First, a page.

Report on Klyuchevskoy (Russia) — 1 September-7 September 2010
Smithsonian / US Geological Survey Weekly Volcanic Activity Report,
1 September-7 September 2010
Managing Editor: Sally Kuhn Sennert
Please cite this report as:
Global Volcanism Program, 2010. Report on Klyuchevskoy (Russia). In: Sennert, S K (ed.), Weekly Volcanic Activity Report, 1 September-7 September 2010. Smithsonian Institution and US Geological Survey.
56.056°N, 160.642°E; summit elev. 4754 m
All times are local (unless otherwise noted)
KVERT reported that 27 August-3 September seismic activity from Kliuchevskoi was above background levels and lava flowed down the SW flank. Satellite imagery analyses showed a large and intense daily thermal anomaly over the volcano. On 27 August, activity increased; ash plumes rose to an altitude of 6 km (19,700 ft) a.s.l. and drifted 120 km SE. Strombolian activity was observed during 27-30 August. Phreatic explosions occurred on the SW flank on 29 and 30 August. Ash plumes rose to an altitude of 6.5 km (21,300 ft) a.s.l. on 30 August and drifted 278 km SE.
Based on analyses of satellite imagery and information from the Yelizovo Airport (UHPP), the Tokyo VAAC reported a possible eruption on 3 September. Subsequent images showed continuing emissions. Later that day a notice stated that ash had dissipated. Another possible eruption that day produced a plume that rose to an altitude of 5.5 km (18,000 ft) a.s.l. and drifted E. During 4-7 September eruptions reported by KVERT and seen in satellite imagery produced ash plumes that rose to altitudes of 5.2-7 km (17,000-23,000 ft) a.s.l. and drifted NW, E, and SE. The Aviation Color Code level remained at Orange.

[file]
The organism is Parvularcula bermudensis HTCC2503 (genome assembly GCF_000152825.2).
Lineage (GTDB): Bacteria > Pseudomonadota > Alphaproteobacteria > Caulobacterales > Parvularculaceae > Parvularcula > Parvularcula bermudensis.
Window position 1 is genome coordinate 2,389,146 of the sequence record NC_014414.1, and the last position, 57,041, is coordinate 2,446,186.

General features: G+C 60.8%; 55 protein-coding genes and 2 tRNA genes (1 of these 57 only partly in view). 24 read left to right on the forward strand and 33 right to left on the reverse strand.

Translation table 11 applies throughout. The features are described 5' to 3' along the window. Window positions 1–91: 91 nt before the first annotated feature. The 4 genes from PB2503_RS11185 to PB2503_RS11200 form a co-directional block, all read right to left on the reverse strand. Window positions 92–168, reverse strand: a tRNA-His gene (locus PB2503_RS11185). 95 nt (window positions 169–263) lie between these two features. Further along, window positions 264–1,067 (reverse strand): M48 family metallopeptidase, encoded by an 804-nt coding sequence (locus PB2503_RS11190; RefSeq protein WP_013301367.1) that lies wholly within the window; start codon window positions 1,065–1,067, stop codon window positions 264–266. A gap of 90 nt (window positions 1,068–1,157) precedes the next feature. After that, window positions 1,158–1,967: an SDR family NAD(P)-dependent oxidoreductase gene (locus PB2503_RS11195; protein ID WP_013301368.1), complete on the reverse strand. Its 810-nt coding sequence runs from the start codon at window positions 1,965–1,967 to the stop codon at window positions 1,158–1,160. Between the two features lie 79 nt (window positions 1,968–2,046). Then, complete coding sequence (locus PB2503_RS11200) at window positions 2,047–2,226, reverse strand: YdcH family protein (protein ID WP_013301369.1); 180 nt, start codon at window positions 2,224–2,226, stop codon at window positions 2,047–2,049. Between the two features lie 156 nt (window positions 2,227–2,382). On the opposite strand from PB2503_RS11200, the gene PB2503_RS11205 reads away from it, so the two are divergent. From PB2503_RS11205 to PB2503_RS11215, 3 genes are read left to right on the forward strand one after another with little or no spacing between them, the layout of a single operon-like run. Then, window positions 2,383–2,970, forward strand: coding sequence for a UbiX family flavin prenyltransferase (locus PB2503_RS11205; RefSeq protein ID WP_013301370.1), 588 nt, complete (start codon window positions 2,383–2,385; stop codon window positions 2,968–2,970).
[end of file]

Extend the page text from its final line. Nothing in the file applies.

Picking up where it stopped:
Geological Summary. Klyuchevskoy (also spelled Kliuchevskoi) is Kamchatka's highest and most active volcano. Since its origin about 6000 years ago, the beautifully symmetrical, 4835-m-high basaltic stratovolcano has produced frequent moderate-volume explosive and effusive eruptions without major periods of inactivity. It rises above a saddle NE of sharp-peaked Kamen volcano and lies SE of the broad Ushkovsky massif. More than 100 flank eruptions have occurred during the past roughly 3000 years, with most lateral craters and cones occurring along radial fissures between the unconfined NE-to-SE flanks of the conical volcano between 500 m and 3600 m elevation. The morphology of the 700-m-wide summit crater has been frequently modified by historical eruptions, which have been recorded since the late-17th century. Historical eruptions have originated primarily from the summit crater, but have also included numerous major explosive and effusive eruptions from flank craters.